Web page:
“For a long time I’ve dreamed of creating a real sports car, a serious car for grown-ups that just epitomizes cool,” said Ikuo Maeda, general manager of Mazda’s design division, at the introduction of the RX-Vision concept last year. “The technology of the rotary engine is something only Mazda can build,” said Maeda-san, whose first car was an RX-7. “If we give up, it’ll disappear.”

    The most impressive thing about the RX-9 is its rotary engine, Mazda’s biggest yet. It’s a 1.6-liter version using two 800 cc rotors. Reports say it will provide around 400 horsepower, which is outstanding considering it will weigh less than 2860 lbs.

    Compared to the poor fuel efficiency and exhaust pollution of reciprocating piston rotary engines, Mazda’s future Wankel engine is said to deliver advantages in simplicity and revolutions per minute. It’s also smaller and designed to run smoother, making it perfect for small sports cars such as the RX-9.

    It’s predicted that Mazda will show the concept version of the RX-9 at the 2017 Tokyo Motor Show and begin offering the production version at the 2019 show before the car goes on sale in 2020. It’s a perfect way to celebrate Mazda’s 50th anniversary selling rotary-powered cars in 2017 and the company’s 100th anniversary in 2019.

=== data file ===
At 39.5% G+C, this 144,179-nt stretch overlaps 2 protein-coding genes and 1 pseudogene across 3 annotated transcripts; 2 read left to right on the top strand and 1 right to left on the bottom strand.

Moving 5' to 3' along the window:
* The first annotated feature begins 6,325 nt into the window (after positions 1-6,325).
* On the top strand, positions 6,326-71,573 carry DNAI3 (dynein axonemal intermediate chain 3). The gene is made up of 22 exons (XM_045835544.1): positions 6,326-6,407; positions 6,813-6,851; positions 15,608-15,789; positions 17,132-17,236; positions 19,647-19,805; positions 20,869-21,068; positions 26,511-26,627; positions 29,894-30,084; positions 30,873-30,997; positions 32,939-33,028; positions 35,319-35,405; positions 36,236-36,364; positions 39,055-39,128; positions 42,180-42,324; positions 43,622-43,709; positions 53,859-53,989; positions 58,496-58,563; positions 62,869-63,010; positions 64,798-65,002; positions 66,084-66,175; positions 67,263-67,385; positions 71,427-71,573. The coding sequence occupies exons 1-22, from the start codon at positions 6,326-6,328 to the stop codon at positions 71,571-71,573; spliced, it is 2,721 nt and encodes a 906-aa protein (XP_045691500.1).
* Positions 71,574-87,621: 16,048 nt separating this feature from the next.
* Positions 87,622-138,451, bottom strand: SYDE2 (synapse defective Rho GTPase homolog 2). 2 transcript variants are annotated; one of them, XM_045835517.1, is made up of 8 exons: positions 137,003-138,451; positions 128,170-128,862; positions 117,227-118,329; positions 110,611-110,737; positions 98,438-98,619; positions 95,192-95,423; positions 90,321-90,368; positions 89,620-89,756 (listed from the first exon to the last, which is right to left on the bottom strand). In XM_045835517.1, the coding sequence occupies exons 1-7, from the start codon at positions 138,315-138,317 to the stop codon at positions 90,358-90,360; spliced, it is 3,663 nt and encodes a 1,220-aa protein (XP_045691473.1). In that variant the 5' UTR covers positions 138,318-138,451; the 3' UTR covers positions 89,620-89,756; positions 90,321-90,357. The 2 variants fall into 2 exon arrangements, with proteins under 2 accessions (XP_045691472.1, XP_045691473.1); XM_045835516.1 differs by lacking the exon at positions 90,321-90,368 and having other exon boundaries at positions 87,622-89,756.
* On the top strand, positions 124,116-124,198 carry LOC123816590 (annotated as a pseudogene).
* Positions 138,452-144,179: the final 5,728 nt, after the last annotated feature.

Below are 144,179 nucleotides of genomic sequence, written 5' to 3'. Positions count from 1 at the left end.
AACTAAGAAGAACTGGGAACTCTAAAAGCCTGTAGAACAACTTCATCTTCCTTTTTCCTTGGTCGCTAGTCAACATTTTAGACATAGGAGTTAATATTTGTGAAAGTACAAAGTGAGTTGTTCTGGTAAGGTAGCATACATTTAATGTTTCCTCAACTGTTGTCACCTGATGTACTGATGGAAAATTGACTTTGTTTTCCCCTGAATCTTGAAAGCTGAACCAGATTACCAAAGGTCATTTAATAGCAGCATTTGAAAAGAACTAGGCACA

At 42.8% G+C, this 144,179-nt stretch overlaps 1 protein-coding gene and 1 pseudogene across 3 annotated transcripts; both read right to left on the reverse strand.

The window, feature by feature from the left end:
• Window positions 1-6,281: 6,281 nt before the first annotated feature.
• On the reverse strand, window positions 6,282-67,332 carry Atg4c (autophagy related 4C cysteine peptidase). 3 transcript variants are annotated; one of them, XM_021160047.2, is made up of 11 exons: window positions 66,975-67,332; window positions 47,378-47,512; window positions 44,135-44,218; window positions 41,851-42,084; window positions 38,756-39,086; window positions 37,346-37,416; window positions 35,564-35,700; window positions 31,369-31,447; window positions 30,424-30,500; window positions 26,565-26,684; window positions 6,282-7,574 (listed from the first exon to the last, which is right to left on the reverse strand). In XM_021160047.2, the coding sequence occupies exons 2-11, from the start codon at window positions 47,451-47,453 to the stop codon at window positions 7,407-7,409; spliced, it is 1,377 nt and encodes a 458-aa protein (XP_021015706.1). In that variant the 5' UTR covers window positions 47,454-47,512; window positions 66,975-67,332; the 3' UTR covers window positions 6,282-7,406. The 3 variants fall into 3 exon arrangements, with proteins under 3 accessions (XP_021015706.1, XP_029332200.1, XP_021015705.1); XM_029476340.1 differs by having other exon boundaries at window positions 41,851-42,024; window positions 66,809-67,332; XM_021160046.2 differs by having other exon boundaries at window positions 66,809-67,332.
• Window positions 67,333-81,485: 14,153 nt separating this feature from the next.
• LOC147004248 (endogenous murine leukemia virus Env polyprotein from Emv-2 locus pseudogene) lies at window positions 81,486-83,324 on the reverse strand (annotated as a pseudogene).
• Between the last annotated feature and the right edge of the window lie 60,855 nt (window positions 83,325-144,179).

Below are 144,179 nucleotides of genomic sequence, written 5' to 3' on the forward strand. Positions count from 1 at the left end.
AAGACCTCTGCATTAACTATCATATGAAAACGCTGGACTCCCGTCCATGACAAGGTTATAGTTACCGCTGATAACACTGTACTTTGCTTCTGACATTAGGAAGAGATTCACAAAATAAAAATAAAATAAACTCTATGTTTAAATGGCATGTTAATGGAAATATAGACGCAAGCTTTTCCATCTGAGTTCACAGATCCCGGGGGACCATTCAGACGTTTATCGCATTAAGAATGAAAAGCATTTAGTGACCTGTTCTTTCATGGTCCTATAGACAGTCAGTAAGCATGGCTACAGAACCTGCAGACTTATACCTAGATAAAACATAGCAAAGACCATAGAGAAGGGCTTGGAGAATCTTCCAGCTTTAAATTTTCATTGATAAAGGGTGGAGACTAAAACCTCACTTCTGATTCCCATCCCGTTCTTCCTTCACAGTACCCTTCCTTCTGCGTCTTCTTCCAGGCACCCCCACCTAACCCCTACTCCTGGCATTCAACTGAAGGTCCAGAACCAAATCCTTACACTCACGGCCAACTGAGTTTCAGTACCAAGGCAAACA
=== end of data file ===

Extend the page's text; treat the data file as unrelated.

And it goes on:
Mazda is doing great things and we’re all excited to see how they keep breaking barriers.

    Image Credit: Mazda

  4. Frank said:

    It’s easier than walking.

  5. Scotty G said:

    That’s easy, for seeing a Subaru 360 on the JNC page!
    And, for having an outlet for folks who love nostalgic Japanese vehicles. Not all sites and/or commenters on those sites love them.

  6. goodshow_aa said:

    I am most thankful for my memories. If I just had a car and didn’t do anything with it, it would not have any meaning, but I owe pretty much all the happiness in my life to my pursuit of my dream cars, and drives. My job, my car, my friends, where I live, my girlfriend. All thanks to my passion for cars.

  7. mattwithoutyou said:

    What car thing am I most thankful for? The community.

    Being a “car guy/gal” is more than just a common interest. It’s a sort of brotherhood, an ancient fraternal order of those who believe that some machines have a soul, and we bond our own souls to those machines, making both stronger.

    It’s a dwindling community, endangered by the rise of a generation that is coming to view the car as appliance, an extension of “app culture “. Where thirty years ago a car commercial might show the latest model powersliding through the desert in slow motion, today’s car ad touts internet connectivity, and social media integration. People today want cars that practically, and literally drive themselves.

    But not us. We’ll take the keys, thank you. And while our numbers may wither, our passion is as strong as ever.